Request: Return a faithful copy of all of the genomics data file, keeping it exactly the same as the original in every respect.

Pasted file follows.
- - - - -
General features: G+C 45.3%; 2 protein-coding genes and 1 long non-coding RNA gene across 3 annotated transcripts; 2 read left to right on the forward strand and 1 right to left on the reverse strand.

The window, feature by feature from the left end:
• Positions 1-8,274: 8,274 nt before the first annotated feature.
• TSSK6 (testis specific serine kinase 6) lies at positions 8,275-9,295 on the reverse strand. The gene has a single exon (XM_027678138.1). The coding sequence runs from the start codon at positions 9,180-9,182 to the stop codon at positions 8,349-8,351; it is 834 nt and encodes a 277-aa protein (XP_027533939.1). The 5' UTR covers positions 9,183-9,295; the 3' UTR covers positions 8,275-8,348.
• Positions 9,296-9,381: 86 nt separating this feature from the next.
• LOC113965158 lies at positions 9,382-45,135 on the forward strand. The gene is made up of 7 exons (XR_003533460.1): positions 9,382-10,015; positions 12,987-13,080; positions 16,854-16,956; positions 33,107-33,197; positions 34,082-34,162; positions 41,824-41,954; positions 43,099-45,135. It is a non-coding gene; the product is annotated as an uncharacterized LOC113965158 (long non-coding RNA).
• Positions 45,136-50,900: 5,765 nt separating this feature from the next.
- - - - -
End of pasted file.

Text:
General features: G+C 45.3%; 2 protein-coding genes and 1 long non-coding RNA gene across 3 annotated transcripts; 2 read left to right on the forward strand and 1 right to left on the reverse strand.

The window, feature by feature from the left end:
• Positions 1-8,274: 8,274 nt before the first annotated feature.
• TSSK6 (testis specific serine kinase 6) lies at positions 8,275-9,295 on the reverse strand. The gene has a single exon (XM_027678138.1). The coding sequence runs from the start codon at positions 9,180-9,182 to the stop codon at positions 8,349-8,351; it is 834 nt and encodes a 277-aa protein (XP_027533939.1). The 5' UTR covers positions 9,183-9,295; the 3' UTR covers positions 8,275-8,348.
• Positions 9,296-9,381: 86 nt separating this feature from the next.
• LOC113965158 lies at positions 9,382-45,135 on the forward strand. The gene is made up of 7 exons (XR_003533460.1): positions 9,382-10,015; positions 12,987-13,080; positions 16,854-16,956; positions 33,107-33,197; positions 34,082-34,162; positions 41,824-41,954; positions 43,099-45,135. It is a non-coding gene; the product is annotated as an uncharacterized LOC113965158 (long non-coding RNA).
• Positions 45,136-50,900: 5,765 nt separating this feature from the next.